The Irony of Abraham Lincoln’s Favorite Poem

by William Knox

Abraham Lincoln was an avid reader, and poetry was one of his favorite genres.

Like all poetry lovers, Lincoln had a fav poem – “” – which he often quoted from memory. Written by a Scotsman in 1824, the poem’s dark cast seemed to fit Lincoln’s moods and recurring dreams of death.

The author, William Knox (1789–1825), was the son of a farmer in Roxburghshire, Scotland, who worked as a journalist in Edinburgh.  He authored several books of poetry – among them, The Lonely Hearth, Songs of Israel, and Harp of Zion. Unfortunately, ‘Knox fell a victim to the undue gratification of his social propensities,’ (alcoholism) and died of a paralysis in Edinburgh at 36. [1]

Though something of a sensation during his lifetime, he is now remembered as the author of Abraham Lincoln’s favorite poem, even though Lincoln himself didn’t know Knox was the author.

…Neither do I know who is the author. I met it in a straggling form in a newspaper last summer, and I remember to have seen it once before, about fifteen years ago, and this is all I know about it. [2]

This is a poem about – well – since a poem means different things to different people, I’ve posted it in its entirety below. For Lincoln, it struck a chord. It may or may not with you, but perhaps it will provide an insight to the man who is our sixteenth president.

Ironically, Abraham Lincoln lived its premise, but he contradicts its title.

Food for thought.



Oh, why should the spirit of mortal be proud?
Like a swift-fleeting meteor, a fast-flying cloud,
A flash of the lightning, a break of the wave,
He passes from life to his rest in the grave.U

The leaves of the oak and the willow shall fade,
Be scattered around, and together be laid;
And the young and the old, the low and the high,
Shall molder to dust, and together shall lie.

The infant a mother attended and loved;
The mother that infant’s affection who proved;
The husband, that mother and infant who blessed;
Each, all, are away to their dwelling of rest.

The maid on whose cheek, on whose brow, in whose eye,
Shone beauty and pleasure – her triumphs are by;
And the memory of those who loved her and praised,
Are alike from the minds of the living erased.

The hand of the king that the sceptre hath borne,
The brow of the priest that the mitre hath worn,
The eye of the sage, and the heart of the brave,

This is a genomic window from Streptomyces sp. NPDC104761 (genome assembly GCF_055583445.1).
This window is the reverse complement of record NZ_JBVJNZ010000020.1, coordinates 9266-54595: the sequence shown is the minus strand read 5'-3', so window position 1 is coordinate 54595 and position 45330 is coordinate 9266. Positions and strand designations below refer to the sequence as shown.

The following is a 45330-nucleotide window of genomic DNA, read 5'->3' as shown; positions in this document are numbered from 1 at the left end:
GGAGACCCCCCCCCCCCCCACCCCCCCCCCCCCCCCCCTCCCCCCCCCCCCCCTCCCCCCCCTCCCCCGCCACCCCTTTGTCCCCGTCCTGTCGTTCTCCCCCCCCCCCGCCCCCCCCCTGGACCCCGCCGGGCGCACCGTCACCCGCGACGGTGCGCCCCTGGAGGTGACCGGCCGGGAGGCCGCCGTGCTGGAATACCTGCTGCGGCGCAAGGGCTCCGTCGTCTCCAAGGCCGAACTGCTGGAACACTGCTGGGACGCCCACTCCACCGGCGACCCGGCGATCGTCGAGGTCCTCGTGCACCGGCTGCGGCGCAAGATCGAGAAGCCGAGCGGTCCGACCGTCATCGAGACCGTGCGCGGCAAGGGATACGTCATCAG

Are hidden and lost in the depths of the grave.

The peasant, whose lot was to sow and to reap,
The herdsman, who climbed with his goats up the steep,
The beggar, who wandered in search of his bread,
Have faded away like the grass that we tread.

The saint, who enjoyed the communion of Heaven,
The sinner, who dared to remain unforgiven,
The wise and the foolish, the guilty and just,
Have quietly mingled their bones in the dust.

So the multitude goes – like the flower or the weed
That withers away to let others succeed;
So the multitude comes – even those we behold,
To repeat every tale that has often been told.

For we are the same that our fathers have been;
We see the same sights that our fathers have seen;
We drink the same stream, we feel the same sun,
And run the same course that our fathers have run.

The thoughts we are thinking, our fathers would think;
From the death we are shrinking, our fathers would shrink;
To the life we are clinging, they also would cling –
But it speeds from us all like a bird on the wing.

They loved – but the story we cannot unfold;
They scorned – but the heart of the haughty is cold;
They grieved – but no wail from their slumber will come;
They joyed – but the tongue of their gladness is dumb.

They died – aye, they died – we things that are now,
That walk on the turf that lies over their brow,
And make in their dwellings a transient abode,
Meet the things that they met on their pilgrimage road.

Yea, hope and despondency, pleasure and pain,
Are mingled together in sunshine and rain;
And the smile and the tear, the song and the dirge,
Still follow each other, like surge upon surge.

‘Tis the wink of an eye – ’tis the draught of a breath –
From the blossom of health to the paleness of death,
From the gilded saloon to the bier and the shroud
Oh, why should the spirit of mortal be proud?

From Songs of Israel (1824)

Works Cited

[1] Retrieved December 1, 2017 from

[2] Basler, Roy. “Letter to Andrew Johnston, Springfield, IL – April 18, 1846.” Complete Works of Abraham Lincoln. v.1: p. 379.

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